Kathryn Matthews is a New York City-based Certified Integrative Nutrition Health Coach and a well-published food and health writer, whose work has appeared in many publications from The New York Times to O, The Oprah Magazine. A former restaurant reviewer and alum of The French Culinary Institute in Manhattan, she is passionate about yummy-tasting food—and a firm believer that cooking for yourself is a first step toward better health. Kathryn is also the founder of The Nourished Epicurean, a recipe-driven blog about healthy living. As a nutrition health coach, she helps clients improve their health—and increase their energy—through diet and lifestyle changes.
Every year, around mid-March, I feel a sudden and intense shift in my food cravings. I’m like that woman, who, jonesing for her fix (a carton of rocky road ice cream, a super-sized bag of chips, or other wanton desire) finds herself driving to the nearest Seven-Eleven in her robe and bunny slippers.
In my case, my cravings have me speed-walking (since I live in New York City) to the nearest Whole Foods Market, where I heed a primitive urge to “forage” through the produce section until I find asparagus and cilantro and to “spear” some wild-caught salmon from the fish case.
During the spring, our bodies naturally want to detoxify and cleanse from the heaviness of winter (physically, emotionally and spiritually). Many cultures around the world practice some form of spring cleansing or fasting as a way to renew the body and spirit. Many traditional fasting practices—both eastern and western—typically reduce or eliminate animal proteins, fats and animal-based products (like dairy).
While I’m not one to go completely meatless in any season, I notice that my desire for eating grass-fed meats shifts to mostly fish, especially wild-caught salmon, right around March. Salmon is appreciably lighter than meat, but on blustery, raw spring days—common here in the Northeast—its lush, fatty melt-in-your-mouth quality makes salmon my go-to comfort food.
Spring is also a season when our palates are primed for astringent and bitter-tasting foods, like dandelion greens, arugula, cabbage and asparagus, which help cleanse the liver, the main organ responsible for eliminating toxins.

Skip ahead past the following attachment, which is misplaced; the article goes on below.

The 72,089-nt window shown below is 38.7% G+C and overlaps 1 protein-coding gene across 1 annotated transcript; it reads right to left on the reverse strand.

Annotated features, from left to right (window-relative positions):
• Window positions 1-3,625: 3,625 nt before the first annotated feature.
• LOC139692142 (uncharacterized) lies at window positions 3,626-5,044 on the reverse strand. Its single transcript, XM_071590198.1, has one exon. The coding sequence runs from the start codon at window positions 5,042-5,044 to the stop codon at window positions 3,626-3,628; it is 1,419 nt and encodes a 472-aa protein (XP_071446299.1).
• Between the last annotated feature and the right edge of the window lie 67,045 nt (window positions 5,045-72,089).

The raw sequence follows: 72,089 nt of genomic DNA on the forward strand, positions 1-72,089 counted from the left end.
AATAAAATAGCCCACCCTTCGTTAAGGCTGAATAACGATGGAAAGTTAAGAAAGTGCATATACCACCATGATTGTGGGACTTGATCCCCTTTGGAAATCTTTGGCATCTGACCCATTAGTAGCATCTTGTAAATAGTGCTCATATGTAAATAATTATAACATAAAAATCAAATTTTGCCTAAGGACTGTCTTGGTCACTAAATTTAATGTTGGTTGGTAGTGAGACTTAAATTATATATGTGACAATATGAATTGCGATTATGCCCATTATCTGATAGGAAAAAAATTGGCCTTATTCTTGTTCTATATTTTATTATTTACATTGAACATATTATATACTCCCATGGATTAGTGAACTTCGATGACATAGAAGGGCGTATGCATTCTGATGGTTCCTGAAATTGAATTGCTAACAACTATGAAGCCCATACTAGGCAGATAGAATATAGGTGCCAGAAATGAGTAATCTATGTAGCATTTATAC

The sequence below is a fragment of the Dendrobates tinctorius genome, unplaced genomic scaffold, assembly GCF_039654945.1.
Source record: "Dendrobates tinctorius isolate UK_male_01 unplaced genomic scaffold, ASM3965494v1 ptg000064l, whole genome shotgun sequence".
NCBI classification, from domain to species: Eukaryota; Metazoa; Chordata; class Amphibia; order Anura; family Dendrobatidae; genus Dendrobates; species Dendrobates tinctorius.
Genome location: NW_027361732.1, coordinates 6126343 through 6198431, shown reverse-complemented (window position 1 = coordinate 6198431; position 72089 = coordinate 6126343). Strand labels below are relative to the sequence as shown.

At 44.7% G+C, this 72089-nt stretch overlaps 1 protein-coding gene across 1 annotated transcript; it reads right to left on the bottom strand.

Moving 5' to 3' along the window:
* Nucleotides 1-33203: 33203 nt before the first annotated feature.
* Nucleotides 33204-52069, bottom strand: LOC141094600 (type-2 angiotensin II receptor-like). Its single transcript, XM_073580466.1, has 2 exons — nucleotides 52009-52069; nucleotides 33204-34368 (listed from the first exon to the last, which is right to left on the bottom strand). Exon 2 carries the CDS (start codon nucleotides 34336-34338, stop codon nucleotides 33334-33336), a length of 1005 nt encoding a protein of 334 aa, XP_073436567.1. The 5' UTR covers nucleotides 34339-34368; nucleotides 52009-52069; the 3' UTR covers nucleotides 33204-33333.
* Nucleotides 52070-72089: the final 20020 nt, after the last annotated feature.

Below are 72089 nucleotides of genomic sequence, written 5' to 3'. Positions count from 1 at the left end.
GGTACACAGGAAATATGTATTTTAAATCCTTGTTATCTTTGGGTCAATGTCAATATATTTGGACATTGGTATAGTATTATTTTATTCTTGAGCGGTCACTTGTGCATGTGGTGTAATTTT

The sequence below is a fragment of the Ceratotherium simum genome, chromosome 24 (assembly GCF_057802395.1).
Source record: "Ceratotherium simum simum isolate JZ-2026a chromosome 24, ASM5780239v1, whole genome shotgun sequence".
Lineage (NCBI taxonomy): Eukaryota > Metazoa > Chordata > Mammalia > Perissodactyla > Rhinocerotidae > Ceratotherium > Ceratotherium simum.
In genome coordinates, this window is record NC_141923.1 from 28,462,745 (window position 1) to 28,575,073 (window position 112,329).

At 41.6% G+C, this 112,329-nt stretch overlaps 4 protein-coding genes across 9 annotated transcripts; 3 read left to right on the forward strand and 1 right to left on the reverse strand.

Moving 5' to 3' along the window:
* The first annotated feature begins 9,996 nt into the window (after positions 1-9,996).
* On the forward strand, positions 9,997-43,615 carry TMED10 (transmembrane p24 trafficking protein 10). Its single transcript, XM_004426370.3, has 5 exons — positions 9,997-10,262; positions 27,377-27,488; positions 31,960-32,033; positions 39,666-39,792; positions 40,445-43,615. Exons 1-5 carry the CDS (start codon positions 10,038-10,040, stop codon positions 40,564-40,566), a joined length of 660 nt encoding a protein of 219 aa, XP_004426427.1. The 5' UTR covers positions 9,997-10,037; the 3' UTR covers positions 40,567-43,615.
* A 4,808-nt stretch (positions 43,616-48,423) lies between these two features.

Between March and June, I eat a lot of asparagus. One of my favorite spring dinners is simply roasted asparagus with cilantro-pumpkin seed pesto. It’s delicious, filling and satisfying.
As an accompaniment to asparagus, I’m naturally drawn to cilantro, which exudes a light, fresh, sweet fragrance that, to me, smells like the essence of spring—and the hope of greener things to come. I love cilantro in a pesto. The addition of pumpkin seeds and hemp seeds add textural heft and interest, making it thicker and giving it a fuller “mouthfeel.”
If you’re a cilantrophobe, I can assure you that, in a pesto, particularly this one, cilantro does not taste “soapy.”
I’ve been known to chow down a pound (or more) of asparagus—especially roasted asparagus generously topped with cilantro pesto—in one sitting. I don’t believe in “counting calories” (and I never do), but, for the record, asparagus is a low-calorie, non-starchy vegetable.
I prefer thin asparagus spears to fatter ones, finding them more tender and flavorful when cooked. As you’ll see below, preparing roasted asparagus is a cinch. Asparagus with cilantro pesto makes a perfect meatless meal; both are also a wonderful complement to fish, like an easy-to-make poached salmon.
by Kathryn Matthews
- FOR THE ROASTED ASPARAGUS:
- 1 to 1-1/2 pounds of asparagus, ends trimmed, and well-rinsed
- 2 tablespoons olive oil
- Celtic sea salt
- FOR THE CILANTRO-PUMPKIN SEED PESTO
- 2 bunches of cilantro
- 1/4 cup of raw pumpkin seeds
- 1/8 cup (2 tablespoons) hemp seed
- 1 teaspoon Celtic sea salt
- Juice of 1 large lime (or 2 small limes)
- 3/4 cup of quality extra-virgin olive oil
- POACHED SALMON:
- 1 pound of wild-caught salmon (Coho, King or Sock-eye)
For the Roasted Asparagus:
Preheat oven to 350 degrees.
Line a heavy-gauge cookie sheet or baking sheet with parchment paper. Arrange asparagus spears in an even layer on the sheet.
Drizzle olive oil over the spears; gently roll asparagus and massage olive oil in with your hands.
Place baking sheet on center rack and roast 15-20 minutes, depending on your oven and the thickness of the spears.
Season with Celtic sea salt; top with cilantro-pumpkin seed pesto (below).
For the Cilantro-Pumpkin Seed Pesto:
Place the cilantro, pumpkin seeds, hemp seed, sea salt and lime juice in a food processor. With the processor running, drizzle in the olive oil through the funnel attachment. Process until the pesto is well-blended and smooth.
For the Salmon:
In a 12-inch stainless skillet with 2 inch sides, add 4-5 cups of water. Cover. Bring water to a gentle boil over medium-high heat.
Add salmon. Reduce heat to a simmer. Cover. Cook 4 to 6 minutes, depending on thickness of salmon.
Transfer salmon to a plate or serving platter. Top with cilantro pesto and serve with roasted asparagus.
Find more recipes and healthy tips from Kathryn on her blog The Nourished Epicurean.